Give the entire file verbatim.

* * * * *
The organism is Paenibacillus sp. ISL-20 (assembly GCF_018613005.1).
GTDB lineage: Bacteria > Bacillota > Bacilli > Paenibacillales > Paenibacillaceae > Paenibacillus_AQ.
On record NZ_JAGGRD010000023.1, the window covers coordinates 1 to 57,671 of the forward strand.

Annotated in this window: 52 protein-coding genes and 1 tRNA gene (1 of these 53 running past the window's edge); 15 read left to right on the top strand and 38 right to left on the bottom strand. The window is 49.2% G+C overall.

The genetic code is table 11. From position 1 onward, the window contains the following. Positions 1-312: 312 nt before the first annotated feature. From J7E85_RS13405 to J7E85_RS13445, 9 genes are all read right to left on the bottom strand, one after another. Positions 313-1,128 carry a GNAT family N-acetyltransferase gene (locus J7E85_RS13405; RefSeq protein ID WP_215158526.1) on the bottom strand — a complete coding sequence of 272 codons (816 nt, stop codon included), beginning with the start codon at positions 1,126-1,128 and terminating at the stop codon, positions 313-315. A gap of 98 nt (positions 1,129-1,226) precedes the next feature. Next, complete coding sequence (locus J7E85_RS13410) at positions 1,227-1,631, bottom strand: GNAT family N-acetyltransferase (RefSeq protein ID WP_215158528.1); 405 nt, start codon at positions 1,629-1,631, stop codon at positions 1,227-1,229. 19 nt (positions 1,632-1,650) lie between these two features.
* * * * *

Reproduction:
The organism is Paenibacillus sp. ISL-20 (assembly GCF_018613005.1).
GTDB lineage: Bacteria > Bacillota > Bacilli > Paenibacillales > Paenibacillaceae > Paenibacillus_AQ.
On record NZ_JAGGRD010000023.1, the window covers coordinates 1 to 57,671 of the forward strand.

Annotated in this window: 52 protein-coding genes and 1 tRNA gene (1 of these 53 running past the window's edge); 15 read left to right on the top strand and 38 right to left on the bottom strand. The window is 49.2% G+C overall.

The genetic code is table 11. From position 1 onward, the window contains the following. Positions 1-312: 312 nt before the first annotated feature. From J7E85_RS13405 to J7E85_RS13445, 9 genes are all read right to left on the bottom strand, one after another. Positions 313-1,128 carry a GNAT family N-acetyltransferase gene (locus J7E85_RS13405; RefSeq protein ID WP_215158526.1) on the bottom strand — a complete coding sequence of 272 codons (816 nt, stop codon included), beginning with the start codon at positions 1,126-1,128 and terminating at the stop codon, positions 313-315. A gap of 98 nt (positions 1,129-1,226) precedes the next feature. Next, complete coding sequence (locus J7E85_RS13410) at positions 1,227-1,631, bottom strand: GNAT family N-acetyltransferase (RefSeq protein ID WP_215158528.1); 405 nt, start codon at positions 1,629-1,631, stop codon at positions 1,227-1,229. 19 nt (positions 1,632-1,650) lie between these two features.